One of the teachings of Islam-and indeed of all religions of heavenly origin-is that sinners always have the possibility of repentance before them. When a man is genuinely remorseful in regard to his sins, and his spirit turns him towards God in humility, and with a pure heart he resolves never to repeat his sins, then God, who is infinitely kind, accepts his repentance. The Qur'an says:
Those who are unaware of the reforming influence of repentance and the belief in intercession imagine that opening up these two doors for sinners is a kind of invitation to them to commit sin! Those who think thus seem to be oblivious to the fact that many people are, in different ways, besmirched with some sin; rarely can one find a person who, throughout his life, has never sinned. Who, indeed, has never sinned in this world? Therefore, if the door of repentance (and of intercession) Were not open, those souls who might be ready to renounce a life of sin and to resolve, henceforth, to lead lives of purity and goodness-such people would say to themselves: 'We shall have to endure the punishment of Hell because of the sins we have committed; so why not spend the rest of our lives gratifying our souls' desires and losing ourselves more completely in the bosom of illicit pleasure?' In this way, the closing of the door of repentance opens wide the entrance of the pit of despair as regards the mercy of God; behaviour will then follow the downward path of concupiscent desire, rather than the upward path of fervent hope.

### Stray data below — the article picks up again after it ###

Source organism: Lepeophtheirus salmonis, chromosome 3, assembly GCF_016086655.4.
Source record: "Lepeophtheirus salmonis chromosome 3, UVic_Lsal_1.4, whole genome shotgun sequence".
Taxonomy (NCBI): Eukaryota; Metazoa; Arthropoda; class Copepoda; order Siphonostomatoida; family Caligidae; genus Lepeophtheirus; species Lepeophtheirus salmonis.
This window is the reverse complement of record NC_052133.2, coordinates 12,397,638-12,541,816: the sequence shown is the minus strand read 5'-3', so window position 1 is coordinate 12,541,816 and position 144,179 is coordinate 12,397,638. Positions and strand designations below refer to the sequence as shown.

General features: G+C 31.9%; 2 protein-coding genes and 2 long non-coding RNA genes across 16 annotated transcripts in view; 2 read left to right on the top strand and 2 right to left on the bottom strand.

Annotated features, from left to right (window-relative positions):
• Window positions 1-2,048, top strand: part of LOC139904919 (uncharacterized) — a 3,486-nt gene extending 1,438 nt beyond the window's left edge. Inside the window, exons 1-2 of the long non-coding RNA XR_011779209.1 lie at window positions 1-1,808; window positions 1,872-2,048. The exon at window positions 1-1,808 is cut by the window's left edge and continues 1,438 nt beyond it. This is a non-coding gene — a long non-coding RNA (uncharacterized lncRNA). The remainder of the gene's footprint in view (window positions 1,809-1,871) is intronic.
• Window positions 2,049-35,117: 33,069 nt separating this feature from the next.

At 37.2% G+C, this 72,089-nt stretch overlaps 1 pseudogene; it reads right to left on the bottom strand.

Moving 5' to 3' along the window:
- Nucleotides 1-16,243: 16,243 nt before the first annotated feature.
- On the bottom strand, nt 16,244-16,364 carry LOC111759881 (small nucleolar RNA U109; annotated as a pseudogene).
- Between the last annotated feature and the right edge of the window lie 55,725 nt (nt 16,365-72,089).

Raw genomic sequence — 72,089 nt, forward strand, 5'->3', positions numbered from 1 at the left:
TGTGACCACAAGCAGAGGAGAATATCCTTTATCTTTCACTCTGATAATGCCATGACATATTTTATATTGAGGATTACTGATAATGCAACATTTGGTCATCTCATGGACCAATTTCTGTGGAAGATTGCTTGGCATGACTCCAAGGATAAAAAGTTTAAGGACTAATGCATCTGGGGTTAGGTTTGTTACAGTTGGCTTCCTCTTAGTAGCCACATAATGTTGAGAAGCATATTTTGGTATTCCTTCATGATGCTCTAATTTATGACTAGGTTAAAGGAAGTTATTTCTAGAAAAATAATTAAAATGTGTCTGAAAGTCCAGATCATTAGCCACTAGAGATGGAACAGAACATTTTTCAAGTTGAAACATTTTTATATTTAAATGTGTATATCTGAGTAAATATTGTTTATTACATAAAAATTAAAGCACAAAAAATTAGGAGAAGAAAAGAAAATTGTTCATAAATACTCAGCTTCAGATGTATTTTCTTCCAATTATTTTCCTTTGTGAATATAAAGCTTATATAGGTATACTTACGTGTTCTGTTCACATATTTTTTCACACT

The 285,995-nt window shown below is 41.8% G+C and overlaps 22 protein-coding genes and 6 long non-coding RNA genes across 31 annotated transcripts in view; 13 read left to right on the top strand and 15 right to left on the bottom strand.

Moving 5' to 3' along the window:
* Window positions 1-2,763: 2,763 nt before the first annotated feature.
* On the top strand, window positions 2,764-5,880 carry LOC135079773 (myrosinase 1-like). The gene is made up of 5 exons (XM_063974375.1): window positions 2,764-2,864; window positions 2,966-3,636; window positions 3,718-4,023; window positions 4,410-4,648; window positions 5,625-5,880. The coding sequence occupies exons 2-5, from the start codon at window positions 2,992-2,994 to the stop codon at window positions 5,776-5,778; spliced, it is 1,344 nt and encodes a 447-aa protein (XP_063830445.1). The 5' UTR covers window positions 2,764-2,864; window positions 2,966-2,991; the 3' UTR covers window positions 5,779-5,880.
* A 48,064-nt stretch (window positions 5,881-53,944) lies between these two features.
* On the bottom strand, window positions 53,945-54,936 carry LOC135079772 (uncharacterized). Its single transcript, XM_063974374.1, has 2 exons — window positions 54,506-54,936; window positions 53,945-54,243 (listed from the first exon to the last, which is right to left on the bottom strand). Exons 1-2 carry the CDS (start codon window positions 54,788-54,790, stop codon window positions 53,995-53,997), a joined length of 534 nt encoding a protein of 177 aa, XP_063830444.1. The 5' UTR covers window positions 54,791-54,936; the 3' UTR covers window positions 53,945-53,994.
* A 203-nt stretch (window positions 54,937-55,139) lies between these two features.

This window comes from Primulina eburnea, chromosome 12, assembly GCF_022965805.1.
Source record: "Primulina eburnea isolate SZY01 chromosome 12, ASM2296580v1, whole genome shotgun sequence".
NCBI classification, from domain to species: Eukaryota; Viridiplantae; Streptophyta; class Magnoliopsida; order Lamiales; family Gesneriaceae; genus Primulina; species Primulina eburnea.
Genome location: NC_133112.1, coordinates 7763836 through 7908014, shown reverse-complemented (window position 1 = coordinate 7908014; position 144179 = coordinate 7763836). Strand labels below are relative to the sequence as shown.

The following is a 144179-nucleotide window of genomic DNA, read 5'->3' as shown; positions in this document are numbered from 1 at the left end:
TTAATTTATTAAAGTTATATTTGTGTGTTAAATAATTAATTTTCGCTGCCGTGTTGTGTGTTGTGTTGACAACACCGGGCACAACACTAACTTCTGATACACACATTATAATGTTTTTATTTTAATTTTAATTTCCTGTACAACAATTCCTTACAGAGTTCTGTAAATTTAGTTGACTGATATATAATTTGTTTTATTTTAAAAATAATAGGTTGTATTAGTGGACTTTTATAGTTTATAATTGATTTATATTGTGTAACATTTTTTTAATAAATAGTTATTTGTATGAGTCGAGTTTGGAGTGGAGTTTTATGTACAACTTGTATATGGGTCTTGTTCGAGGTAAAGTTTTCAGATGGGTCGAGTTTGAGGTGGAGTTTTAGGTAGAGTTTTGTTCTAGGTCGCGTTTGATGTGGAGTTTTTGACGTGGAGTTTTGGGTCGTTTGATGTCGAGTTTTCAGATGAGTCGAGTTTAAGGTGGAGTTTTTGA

The positive effects of the principle of repentance become dearer when we understand that the acceptance of repentance in Islam requires the fulfilment of certain conditions, as the sages and the scholars of our religion have explained. The most important such condition is that one determines to no longer perform the sins of which one repents. The Qur'an says clearly and explicitly, as regards the door of repentance: